Our work has completely revolutionised the field. People thought epilepsy was due to a knock on the head and now people recognise that genetic components are very important as a sole cause or contributory cause to people’s seizure disorder. It’s led to a lot of diagnoses for people with epilepsy, both children and adults all over the world, and now it’s setting the scene for precision medicine. The hope is not just to treat seizures, but all features of the disease, with the tantalising promise of cure. The severe epilepsies come along with a host of other problems like difficulties walking, talking, breathing, heart problems, behavioural and psychiatric problems, so it’s really important to get to the underlying cause and understand the mechanisms so that we can ultimately fix them.
What project would you love to get off the ground, or skill would you develop, if you had the opportunity?
The first thing I need is time, and I have absolutely none! There are a million things I’d love to do. I’m fortunate that my research is burgeoning and I have a fantastic team, so we are getting a lot of projects off the ground. I wish I could clone people around me so I could have a bigger team and get more done! I love to grow these incredible young clinicians and scientists and see them blossom into mature academic (clinician-)scientists.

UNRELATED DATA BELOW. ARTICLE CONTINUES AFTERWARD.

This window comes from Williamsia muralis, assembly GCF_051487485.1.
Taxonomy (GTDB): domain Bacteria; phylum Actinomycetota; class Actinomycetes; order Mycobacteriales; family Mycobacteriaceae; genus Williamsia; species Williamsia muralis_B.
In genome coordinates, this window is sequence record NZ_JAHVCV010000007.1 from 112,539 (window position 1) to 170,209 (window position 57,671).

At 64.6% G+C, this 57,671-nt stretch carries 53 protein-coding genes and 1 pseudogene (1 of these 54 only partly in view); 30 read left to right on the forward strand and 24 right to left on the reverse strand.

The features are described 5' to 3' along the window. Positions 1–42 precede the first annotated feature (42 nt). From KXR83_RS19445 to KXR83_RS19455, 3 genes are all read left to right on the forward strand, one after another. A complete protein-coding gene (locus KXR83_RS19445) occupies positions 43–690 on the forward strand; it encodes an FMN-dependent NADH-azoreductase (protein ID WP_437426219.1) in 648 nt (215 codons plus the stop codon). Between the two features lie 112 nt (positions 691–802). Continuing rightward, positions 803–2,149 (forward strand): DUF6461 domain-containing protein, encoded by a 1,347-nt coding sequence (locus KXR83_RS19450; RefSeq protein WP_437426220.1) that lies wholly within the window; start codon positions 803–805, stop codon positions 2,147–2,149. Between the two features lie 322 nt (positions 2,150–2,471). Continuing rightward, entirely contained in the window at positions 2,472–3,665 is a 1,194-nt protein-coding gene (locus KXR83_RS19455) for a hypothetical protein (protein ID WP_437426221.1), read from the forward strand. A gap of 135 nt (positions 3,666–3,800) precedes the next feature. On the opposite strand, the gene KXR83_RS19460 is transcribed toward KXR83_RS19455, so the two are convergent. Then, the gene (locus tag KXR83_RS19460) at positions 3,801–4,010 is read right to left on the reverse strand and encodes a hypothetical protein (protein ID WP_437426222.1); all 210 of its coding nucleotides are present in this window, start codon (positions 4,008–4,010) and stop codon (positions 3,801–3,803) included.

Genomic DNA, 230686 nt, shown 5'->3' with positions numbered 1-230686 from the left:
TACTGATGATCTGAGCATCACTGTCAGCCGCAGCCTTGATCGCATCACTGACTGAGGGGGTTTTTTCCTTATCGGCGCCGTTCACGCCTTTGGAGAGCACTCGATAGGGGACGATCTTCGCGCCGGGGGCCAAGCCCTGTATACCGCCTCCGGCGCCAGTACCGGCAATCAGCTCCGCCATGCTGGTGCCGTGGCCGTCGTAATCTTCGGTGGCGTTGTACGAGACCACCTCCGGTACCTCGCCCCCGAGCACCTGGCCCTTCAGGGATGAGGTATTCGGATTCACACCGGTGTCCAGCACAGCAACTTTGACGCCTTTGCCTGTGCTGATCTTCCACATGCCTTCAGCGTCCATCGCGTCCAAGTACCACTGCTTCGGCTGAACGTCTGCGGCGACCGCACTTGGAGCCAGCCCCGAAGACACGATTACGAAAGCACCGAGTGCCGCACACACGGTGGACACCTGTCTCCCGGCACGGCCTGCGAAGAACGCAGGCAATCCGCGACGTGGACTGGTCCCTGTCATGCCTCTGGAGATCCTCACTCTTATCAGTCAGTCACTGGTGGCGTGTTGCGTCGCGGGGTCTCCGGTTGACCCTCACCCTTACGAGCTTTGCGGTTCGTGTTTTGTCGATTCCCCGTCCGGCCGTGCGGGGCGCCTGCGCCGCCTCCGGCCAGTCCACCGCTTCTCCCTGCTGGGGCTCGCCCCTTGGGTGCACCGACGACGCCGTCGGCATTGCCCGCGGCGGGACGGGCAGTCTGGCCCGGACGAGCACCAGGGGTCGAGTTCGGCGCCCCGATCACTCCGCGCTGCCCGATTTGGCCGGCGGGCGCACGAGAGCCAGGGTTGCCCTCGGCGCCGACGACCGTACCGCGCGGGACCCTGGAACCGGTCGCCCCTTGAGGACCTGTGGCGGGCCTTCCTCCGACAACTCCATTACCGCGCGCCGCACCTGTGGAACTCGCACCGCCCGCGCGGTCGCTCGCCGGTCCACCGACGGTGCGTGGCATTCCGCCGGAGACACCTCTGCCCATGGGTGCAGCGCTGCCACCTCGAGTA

In terms of issues that I’d like to tackle, I’d like to understand bigger pictures of our health systems, which is something that our Academy focuses on. I always learn from the talented Fellows in our Academy, but I think it would be great to figure out a way to engage politicians more so they could make the huge step changes we need in systems to work better. One example would be to get data integration across the country. It’s holding us up in many ways, and if we could take the politics out of it and think about the greater good for the Australian community and the global community, it could have a huge impact!
What are your loves outside of work?
I love cooking, travelling and I am fortunate to have a large circle of extraordinary friends and two wonderful sons. I have two gorgeous dogs who I adore. One is Abbey – she was paid for by the Prime Minister’s Prize for Science and the Prime Minister at the time was Abbott, so that’s why she’s Abbey! The new one, a little pup, is Maggie Grae.
What is one piece of advice you could pass onto others following their own career in the health and medical research sector?
My mantra is “enjoy the journey”, not to worry so much about the end point. I know when I was beginning, I kept thinking, “When I become a consultant, then it’ll all be easy!”
Well, the bad news is that it’s never easy, but the good news is that the journey is super fantastic and exciting. You have to take the opportunities when they come – they don’t all pan out but if someone suggests a collaboration and it sounds great, you should do it. You make friends for life in science and I have friends all over the world who I work with and love to see. Enjoy the journey and don’t be so worried about getting there, because the journey is the essence in itself.